To understand how the concept of organizational behavior can be applied and described through the work environment of My Company, I will first explore a general definition of what Organizational Behavior is and then relate how the individual components apply. According to Stephen Robbins, author of our Organizational Behavior textbook, “Organizational behavior is a field of study that investigates the impact that individuals, groups, and structure have on behavior within organizations for the purpose of applying such knowledge toward improving an organization’s effectiveness”(9). The first component of this definition is to see the impact that the individuals have, followed by the impact of the groups, and then finally the impact of the structure. I will expand on each of these areas and relate them to the current practices within My Company.
It is probable that the single most prevalent aspect of organizational behavior through the eyes of an employee would be the impact that they personally have on the company. What this implies, is that when I try to describe the impact individuals have to the company, it will be solely from my perspective as a non-managerial employee. Had my perspective been from that of an employee in a management-level position, it would most likely differ. From the experiences that I have had in the two and a half years that I have worked at My Company, it seems to me that individuals are encouraged to take the initiative to make their work as productive as possible. I have been part of many changes that have been initiated by non-management level employees to try and streamline and improve efficiencies within the company. This has led me to believe that one of the ‘in-use’ espoused values is that of empowering all levels of employees with the ability to make changes that will directly affect their particular areas.
When evaluating the group component and how that relates to the My Company environment, I am going to make the assumption that a group is the equivalent of a department. These departmental segregations help to increase internal accountability and define what each group will be responsible for. Each group has its own independent structure and operates a little differently depending on the style of the individual manager. Many of these groups (departments) can be broken down into subgroups to further delegate components of work. The outcome is that within each department or group there is a hierarchy where you will find different forms of leadership. Some of these subgroup leaders lead by being experts in their fields rather than having a title of being a manager. Within my group there is a distinct leader that I work for.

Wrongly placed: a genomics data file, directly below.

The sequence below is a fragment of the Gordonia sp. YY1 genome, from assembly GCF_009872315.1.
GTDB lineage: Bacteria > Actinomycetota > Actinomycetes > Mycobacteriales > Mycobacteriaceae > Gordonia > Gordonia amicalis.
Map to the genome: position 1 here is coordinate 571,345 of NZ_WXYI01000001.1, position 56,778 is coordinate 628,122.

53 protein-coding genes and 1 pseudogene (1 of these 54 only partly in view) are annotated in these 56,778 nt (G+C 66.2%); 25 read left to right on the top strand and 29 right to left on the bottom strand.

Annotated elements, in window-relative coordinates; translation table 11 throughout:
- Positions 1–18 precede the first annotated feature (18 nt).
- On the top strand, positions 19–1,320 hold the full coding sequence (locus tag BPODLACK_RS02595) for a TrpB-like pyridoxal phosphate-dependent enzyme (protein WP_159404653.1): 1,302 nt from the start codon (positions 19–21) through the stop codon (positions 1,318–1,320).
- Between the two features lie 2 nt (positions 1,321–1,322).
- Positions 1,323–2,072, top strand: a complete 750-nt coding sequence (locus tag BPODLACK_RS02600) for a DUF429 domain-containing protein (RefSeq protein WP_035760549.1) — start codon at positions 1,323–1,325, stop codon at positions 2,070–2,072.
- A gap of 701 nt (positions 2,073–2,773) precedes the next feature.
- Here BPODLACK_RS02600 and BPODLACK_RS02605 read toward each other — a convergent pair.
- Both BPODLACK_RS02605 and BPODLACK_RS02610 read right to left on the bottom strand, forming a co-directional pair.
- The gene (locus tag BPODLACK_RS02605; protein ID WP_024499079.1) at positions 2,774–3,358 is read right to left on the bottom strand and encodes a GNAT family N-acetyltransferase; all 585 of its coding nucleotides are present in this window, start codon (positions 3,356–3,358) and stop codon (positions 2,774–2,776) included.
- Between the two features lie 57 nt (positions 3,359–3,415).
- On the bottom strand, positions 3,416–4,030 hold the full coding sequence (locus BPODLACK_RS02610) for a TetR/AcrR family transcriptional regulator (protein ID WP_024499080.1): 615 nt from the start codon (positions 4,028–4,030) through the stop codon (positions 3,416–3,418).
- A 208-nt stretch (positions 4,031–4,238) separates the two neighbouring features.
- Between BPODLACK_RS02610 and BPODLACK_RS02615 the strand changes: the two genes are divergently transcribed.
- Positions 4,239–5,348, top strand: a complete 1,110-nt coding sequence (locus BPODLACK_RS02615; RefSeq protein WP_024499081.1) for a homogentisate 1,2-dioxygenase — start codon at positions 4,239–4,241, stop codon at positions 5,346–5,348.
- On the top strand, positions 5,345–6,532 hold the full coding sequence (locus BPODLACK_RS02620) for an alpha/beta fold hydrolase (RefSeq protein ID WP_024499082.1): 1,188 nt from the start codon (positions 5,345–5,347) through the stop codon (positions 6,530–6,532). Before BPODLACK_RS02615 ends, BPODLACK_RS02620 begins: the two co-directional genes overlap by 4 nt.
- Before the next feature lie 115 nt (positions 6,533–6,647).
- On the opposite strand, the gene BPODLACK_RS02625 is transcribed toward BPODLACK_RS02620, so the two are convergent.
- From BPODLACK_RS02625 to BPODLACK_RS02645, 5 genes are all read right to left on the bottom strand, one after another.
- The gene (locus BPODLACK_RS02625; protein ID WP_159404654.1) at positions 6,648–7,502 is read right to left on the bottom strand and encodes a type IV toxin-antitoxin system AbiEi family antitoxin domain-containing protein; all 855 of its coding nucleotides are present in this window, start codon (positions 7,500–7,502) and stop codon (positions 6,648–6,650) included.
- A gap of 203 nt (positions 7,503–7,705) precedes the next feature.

I have found that if I am struggling with a project or if I cannot define the scope of a job that I am working on often times I can rely on help from the leader of my group to help achieve the desired results. If for some reason components (individuals) within my subgroup started to perform poorly, the outcome could have serious consequences to the productivity of our entire department. Conversely, if we were able to drastically improve performance metrics for our areas of responsibility, we would then be able to offset some work from other areas within the group. This interdependence of the subgroups has helped our group to have more control of the aspects that will impact how productively the company will continue to be going forward.
Through the process of defining the groups within My Company, I have made reference to the internal group structure. Instead of rehashing this same information and tying it back to the structural component mentioned in the definition of organizational behavior, I am going to relate how my manager is able to structure her team to be as effective and productive as possible. Looking through the four essential management functions (Robbins 5) defined in our reading material, (planning, organizing, leading and controlling) I am able to see how my manager struggles to constantly apply these ideas in her day to day responsibilities. Our group organizes weekly meetings where we try to plan what tasks we would like to undertake in the near future.
My manager is responsible for keeping these meetings in focus so that overall group objectives are met. Through controlling and delegating within these meetings, she has shown the ability to lead our group and utilize different strengths of individuals to maximize our effectiveness. Being able to take more of an observational role in this situation has helped me to understand the different idiosyncrasies that exist within our company and department. By identifying these ‘quirks’ I feel that I am able to better understand how many of the different internal components and people must work together in order to achieve desired results. This has helped me to recognize, at least at the group level, how one can utilize many of the resources to maximize efficiencies within My Company.
Robbins, Stephen. Organizational Behavior. New Jersey: Pearson, 2001.